Facebook Exec Defends Policies Toward Teens on Instagram
WASHINGTON (AP) – Facing lawmakers’ outrage against Facebook over its handling of internal research on harm to teens from Instagram, a Facebook executive is telling Congress that the company is working to protect young people on its platforms.
And she disputes the way a recent newspaper story describes what the research shows.
Antigone Davis, Facebook’s head of global safety, was testifying for a Senate Commerce subcommittee Thursday.
Facebook has removed more than 600,000 accounts on Instagram from June to August this year that didn’t meet the minimum age requirement of 13, Davis said.
Davis was summoned by the panel as public pressure builds against Facebook for privately compiling information that its Instagram photo-sharing service appears to grievously harm some teens, especially girls, while publicly downplaying the popular platform’s negative impact.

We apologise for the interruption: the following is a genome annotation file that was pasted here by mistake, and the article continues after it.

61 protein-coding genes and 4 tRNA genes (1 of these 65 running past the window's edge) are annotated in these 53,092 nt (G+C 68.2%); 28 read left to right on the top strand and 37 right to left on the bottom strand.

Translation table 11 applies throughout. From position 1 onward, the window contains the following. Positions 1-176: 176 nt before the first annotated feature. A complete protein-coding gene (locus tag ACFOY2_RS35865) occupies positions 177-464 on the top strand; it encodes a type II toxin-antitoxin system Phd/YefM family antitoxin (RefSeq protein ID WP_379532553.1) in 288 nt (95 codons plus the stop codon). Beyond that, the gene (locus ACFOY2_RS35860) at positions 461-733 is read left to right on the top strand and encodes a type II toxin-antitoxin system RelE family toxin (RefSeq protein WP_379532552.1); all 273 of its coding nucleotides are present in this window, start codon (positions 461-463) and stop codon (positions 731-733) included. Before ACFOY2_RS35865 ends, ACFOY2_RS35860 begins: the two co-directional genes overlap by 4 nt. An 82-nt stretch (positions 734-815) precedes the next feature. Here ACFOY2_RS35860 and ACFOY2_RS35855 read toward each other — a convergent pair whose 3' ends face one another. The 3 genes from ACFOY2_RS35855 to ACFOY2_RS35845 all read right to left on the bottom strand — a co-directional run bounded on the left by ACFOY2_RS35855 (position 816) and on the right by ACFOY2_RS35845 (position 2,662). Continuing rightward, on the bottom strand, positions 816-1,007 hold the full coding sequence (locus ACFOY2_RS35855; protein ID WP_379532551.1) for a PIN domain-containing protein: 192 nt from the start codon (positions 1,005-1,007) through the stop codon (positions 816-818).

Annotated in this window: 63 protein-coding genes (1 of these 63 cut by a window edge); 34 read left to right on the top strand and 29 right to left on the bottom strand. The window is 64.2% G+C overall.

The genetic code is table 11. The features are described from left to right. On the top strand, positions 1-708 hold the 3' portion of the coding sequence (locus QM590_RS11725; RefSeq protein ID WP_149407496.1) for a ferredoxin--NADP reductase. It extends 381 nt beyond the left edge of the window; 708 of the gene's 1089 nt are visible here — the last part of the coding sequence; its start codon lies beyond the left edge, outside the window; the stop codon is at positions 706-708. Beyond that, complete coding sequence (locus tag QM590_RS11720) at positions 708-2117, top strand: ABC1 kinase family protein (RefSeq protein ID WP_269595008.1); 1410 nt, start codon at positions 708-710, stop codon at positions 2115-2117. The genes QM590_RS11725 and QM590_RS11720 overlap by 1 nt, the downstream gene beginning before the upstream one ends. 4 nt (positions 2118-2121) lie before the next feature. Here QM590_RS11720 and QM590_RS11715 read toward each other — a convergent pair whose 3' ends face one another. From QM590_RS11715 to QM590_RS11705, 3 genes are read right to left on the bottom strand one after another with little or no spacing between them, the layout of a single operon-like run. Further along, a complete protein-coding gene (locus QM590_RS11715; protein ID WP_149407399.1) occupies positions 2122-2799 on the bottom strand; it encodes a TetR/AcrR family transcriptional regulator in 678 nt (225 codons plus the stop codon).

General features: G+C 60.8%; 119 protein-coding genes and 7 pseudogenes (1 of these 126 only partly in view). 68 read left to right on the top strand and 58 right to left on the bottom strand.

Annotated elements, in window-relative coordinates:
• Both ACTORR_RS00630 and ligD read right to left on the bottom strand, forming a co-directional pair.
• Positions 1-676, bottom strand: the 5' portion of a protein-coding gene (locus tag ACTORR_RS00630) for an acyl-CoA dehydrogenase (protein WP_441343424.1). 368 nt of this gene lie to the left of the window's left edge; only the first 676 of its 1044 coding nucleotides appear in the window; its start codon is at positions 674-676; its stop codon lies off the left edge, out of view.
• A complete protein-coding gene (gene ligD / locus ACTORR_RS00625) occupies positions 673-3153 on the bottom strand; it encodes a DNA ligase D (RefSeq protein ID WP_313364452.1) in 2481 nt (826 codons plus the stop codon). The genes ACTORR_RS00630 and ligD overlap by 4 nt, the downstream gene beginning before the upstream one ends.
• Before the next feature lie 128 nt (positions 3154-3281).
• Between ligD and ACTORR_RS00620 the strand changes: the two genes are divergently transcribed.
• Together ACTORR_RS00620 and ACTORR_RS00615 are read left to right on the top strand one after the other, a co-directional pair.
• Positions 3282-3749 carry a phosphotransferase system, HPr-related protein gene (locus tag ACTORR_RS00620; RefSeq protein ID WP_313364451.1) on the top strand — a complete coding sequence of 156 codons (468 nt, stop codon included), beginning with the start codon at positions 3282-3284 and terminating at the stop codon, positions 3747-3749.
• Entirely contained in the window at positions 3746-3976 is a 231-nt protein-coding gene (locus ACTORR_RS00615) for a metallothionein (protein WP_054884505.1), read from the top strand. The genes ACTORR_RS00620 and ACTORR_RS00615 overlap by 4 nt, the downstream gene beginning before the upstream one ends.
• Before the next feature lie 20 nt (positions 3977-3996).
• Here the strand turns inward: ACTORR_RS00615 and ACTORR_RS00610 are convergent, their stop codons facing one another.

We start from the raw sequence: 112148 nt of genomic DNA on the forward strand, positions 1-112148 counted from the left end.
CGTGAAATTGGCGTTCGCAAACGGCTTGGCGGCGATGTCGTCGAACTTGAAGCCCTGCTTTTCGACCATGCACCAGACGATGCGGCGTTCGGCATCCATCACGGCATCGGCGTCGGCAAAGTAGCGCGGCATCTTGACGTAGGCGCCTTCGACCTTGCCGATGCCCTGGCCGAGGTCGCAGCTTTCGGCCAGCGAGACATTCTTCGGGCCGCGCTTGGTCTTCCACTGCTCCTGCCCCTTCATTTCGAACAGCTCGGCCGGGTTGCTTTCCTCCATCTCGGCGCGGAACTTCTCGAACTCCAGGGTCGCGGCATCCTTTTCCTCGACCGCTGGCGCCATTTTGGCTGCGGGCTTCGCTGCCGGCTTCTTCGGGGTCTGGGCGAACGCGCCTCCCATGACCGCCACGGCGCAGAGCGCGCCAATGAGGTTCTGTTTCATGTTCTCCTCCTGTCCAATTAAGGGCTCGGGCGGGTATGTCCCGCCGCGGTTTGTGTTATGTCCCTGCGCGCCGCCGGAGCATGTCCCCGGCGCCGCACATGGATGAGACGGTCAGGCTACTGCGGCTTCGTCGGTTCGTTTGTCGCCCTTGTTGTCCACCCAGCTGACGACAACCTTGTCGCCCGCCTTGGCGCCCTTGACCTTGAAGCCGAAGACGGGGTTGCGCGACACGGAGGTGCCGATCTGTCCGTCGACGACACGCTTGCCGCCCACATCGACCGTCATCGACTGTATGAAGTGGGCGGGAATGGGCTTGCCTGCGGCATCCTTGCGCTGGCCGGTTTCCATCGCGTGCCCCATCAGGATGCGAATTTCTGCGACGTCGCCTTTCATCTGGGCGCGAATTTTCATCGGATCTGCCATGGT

The revelations in a report by The Wall Street Journal, based on internal research leaked by a whistleblower at Facebook, have set off a wave of anger from lawmakers, critics of Big Tech, child-development experts, and parents. The outcry prompted Facebook to put on hold its work on a kids’ version of Instagram, which the company says is meant mainly for tweens aged 10 to 12. But it’s just a pause.
For some of the Instagram-devoted teens, the peer pressure generated by the visually focused app led to mental-health and body-image problems, and in some cases, eating disorders and suicidal thoughts. It was Facebook’s own researchers who alerted the social network giant’s executives to Instagram’s destructive potential.